This farmer is growing spices for economic freedom
Girls and Women

This farmer is growing spices for economic freedom

Join

Join the fight against extreme poverty

A young spice farmer in Zanzibar is on a mission to grow her business and improve her future, one plant at a time.

Wearing a pink headscarf and a grey abaya, 24-year-old Khairat Suleiman Ame doesn’t look like your typical Zanzibari farmer. Don’t let looks fool you; she’s ready to get her hands dirty tending to her ginger, turmeric and hibiscus plants.

Although many Zanzibari women rely on their husbands for economic support, Khairat has other ideas.

“Most of my friends are married and stay at home. But I want to engage in farming to support my mother – and my future family,” she says.

“Even if I get married, I want to be financially independent.”

Khiarat handles spices

Khairat inspects her produce

A tough place to grow

Many women in Zanzibar struggle to achieve financial independence. Early marriage confines many girls and women to their homes, stripping away their opportunities for economic empowerment.

73% of Zanzibari women earn less than their husbands, 89% of women do not own a house, and 91% do not own land. As a result, many women with little or no resources if their marriage ends.

Khairat’s parents divorced when she was young, leaving her mother with little to raise a family.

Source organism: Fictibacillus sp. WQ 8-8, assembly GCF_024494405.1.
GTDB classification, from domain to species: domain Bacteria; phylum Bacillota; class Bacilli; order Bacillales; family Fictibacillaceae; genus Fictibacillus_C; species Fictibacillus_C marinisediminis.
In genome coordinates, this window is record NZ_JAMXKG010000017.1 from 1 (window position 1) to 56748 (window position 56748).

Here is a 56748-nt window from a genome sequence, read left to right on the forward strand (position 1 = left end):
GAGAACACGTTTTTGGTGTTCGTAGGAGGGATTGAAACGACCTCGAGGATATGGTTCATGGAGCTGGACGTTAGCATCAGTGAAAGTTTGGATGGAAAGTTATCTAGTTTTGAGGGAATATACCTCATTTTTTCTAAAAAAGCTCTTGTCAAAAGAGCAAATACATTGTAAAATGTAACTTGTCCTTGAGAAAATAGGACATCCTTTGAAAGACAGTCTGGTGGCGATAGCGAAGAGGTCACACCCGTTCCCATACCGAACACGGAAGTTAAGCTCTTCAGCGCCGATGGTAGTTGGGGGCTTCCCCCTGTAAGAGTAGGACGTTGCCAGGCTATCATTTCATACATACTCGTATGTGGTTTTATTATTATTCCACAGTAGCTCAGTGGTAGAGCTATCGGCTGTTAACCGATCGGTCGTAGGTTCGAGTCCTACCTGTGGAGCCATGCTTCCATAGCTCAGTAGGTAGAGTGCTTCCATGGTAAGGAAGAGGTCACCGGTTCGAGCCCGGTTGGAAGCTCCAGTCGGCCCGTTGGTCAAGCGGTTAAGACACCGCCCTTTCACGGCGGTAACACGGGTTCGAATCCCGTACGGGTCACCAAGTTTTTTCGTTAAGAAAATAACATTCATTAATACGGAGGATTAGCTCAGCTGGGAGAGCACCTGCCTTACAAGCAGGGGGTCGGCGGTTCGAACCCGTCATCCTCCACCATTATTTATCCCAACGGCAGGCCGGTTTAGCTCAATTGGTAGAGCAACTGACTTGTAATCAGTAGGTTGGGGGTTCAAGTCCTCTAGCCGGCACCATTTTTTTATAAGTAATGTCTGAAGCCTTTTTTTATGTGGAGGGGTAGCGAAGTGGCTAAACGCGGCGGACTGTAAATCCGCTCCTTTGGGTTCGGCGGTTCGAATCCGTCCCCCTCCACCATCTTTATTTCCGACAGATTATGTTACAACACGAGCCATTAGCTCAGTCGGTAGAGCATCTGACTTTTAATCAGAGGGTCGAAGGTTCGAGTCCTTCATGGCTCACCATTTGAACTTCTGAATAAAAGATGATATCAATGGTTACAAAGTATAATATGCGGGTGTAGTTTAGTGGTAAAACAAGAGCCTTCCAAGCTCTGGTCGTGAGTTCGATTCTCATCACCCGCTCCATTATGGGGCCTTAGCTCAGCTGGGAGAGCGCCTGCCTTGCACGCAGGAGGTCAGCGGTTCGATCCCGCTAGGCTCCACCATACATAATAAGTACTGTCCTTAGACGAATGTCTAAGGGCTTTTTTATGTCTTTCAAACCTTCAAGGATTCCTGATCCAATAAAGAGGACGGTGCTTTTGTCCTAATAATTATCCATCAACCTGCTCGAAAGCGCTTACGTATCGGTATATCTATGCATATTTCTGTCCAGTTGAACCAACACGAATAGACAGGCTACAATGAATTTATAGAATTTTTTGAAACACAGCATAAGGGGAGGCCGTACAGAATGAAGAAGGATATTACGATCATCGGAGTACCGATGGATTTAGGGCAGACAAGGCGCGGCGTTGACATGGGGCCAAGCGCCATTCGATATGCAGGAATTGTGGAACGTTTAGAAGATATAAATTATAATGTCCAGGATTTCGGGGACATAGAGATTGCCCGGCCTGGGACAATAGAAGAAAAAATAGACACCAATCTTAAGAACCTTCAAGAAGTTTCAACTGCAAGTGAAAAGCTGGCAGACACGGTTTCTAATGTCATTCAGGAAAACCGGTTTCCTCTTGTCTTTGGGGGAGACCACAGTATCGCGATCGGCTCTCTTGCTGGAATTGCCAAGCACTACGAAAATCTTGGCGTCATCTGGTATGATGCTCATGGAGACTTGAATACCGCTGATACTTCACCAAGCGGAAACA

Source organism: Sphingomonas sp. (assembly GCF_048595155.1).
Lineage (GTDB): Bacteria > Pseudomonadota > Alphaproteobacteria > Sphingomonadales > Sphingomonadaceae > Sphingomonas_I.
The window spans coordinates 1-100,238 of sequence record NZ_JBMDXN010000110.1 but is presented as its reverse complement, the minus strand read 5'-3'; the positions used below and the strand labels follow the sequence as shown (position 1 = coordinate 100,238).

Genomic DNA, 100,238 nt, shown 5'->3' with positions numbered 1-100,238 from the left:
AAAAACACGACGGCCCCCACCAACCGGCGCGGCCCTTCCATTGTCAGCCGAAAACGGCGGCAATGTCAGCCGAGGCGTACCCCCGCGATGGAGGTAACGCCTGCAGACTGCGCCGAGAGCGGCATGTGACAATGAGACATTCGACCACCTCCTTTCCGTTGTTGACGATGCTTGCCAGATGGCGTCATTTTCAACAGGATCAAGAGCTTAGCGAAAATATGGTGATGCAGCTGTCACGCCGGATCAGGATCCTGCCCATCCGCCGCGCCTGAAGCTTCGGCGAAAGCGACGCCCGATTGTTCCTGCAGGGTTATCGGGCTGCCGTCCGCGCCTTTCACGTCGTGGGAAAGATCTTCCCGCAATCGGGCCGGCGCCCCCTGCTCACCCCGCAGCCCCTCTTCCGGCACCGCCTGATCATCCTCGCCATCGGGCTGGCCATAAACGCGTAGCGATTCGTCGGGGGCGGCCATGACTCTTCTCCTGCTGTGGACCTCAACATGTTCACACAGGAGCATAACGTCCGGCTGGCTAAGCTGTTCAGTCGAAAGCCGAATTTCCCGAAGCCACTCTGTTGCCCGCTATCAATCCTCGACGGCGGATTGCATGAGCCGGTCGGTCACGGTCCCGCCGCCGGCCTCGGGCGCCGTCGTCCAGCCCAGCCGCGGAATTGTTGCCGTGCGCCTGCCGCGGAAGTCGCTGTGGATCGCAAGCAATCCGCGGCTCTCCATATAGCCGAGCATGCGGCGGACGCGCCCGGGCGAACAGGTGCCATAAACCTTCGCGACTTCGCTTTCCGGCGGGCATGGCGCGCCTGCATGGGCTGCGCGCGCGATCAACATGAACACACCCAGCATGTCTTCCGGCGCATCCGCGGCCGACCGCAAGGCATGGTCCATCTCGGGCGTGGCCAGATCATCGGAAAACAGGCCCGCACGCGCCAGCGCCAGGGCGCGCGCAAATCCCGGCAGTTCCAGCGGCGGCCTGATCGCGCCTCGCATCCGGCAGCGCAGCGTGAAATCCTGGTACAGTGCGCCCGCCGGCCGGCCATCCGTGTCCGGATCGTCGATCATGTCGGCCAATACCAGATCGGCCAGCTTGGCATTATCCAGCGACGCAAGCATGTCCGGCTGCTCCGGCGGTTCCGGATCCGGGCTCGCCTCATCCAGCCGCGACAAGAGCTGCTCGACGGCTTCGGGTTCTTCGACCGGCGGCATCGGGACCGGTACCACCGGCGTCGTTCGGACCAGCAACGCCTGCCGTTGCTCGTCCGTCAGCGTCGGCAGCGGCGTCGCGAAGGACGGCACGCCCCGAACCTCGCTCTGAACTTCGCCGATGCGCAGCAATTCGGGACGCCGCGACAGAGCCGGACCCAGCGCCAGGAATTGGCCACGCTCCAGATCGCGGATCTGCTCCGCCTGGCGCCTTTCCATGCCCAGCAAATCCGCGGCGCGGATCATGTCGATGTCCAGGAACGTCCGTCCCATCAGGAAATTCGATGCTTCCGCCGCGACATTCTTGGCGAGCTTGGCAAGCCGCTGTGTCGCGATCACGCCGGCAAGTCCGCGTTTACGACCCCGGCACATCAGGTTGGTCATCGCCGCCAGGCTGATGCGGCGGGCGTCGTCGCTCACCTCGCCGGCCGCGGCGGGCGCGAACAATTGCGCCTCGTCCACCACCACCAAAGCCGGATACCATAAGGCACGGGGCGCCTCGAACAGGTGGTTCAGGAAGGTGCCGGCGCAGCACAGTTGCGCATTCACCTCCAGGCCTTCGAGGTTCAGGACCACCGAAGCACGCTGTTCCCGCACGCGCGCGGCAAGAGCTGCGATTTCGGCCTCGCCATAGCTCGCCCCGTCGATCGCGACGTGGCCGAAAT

“I don’t want that,” she says.

It wasn’t just conservatism that weighed against her. Even with a bachelor’s degree, she struggled to find work. She wasn’t the only one with this problem: 31% of Zanzibar’s 15 to 35-year-olds are unemployed.

With all of these obstacles in her way, Khairat had to create a future for herself.

Sprouting opportunities in her community

It was through following her interest in agriculture that she found her direction.

“We are called the spice islands, but we actually import spices like turmeric and ginger,” says Khairat. “There is a great market for spices here. Many local women use turmeric for face masks and cosmetics.”

Despite the need for spice farmers and her passion for farming, her family and community were discouraging.

“My grandmother and others told me that I couldn’t do it. I felt so bad,” she says. “But as an entrepreneur, you can’t just give up.”

Khairat speaks publicly in room

Khairat shares her knowledge with other farmers and entrepreneurs

Her determination is certainly paying off, as she was recently awarded a grant to develop her enterprise.

While she tends to her plants with organic fertilizers, she also dedicates time and energy towards helping other women in her community become entrepreneurs. Twice a week, she teaches other young women how to overcome gender discrimination and start their own agricultural businesses.

Khairat knows how to challenge gender norms and push boundaries. Now, she wants others in her community to benefit from her knowledge and begin careers in farming.

“People say spice farming is mostly for men because it is hard work. But you don’t need muscles to do it. Knowledge is what matters.”

Join the Conversation

Comment Guidelines

Related Articles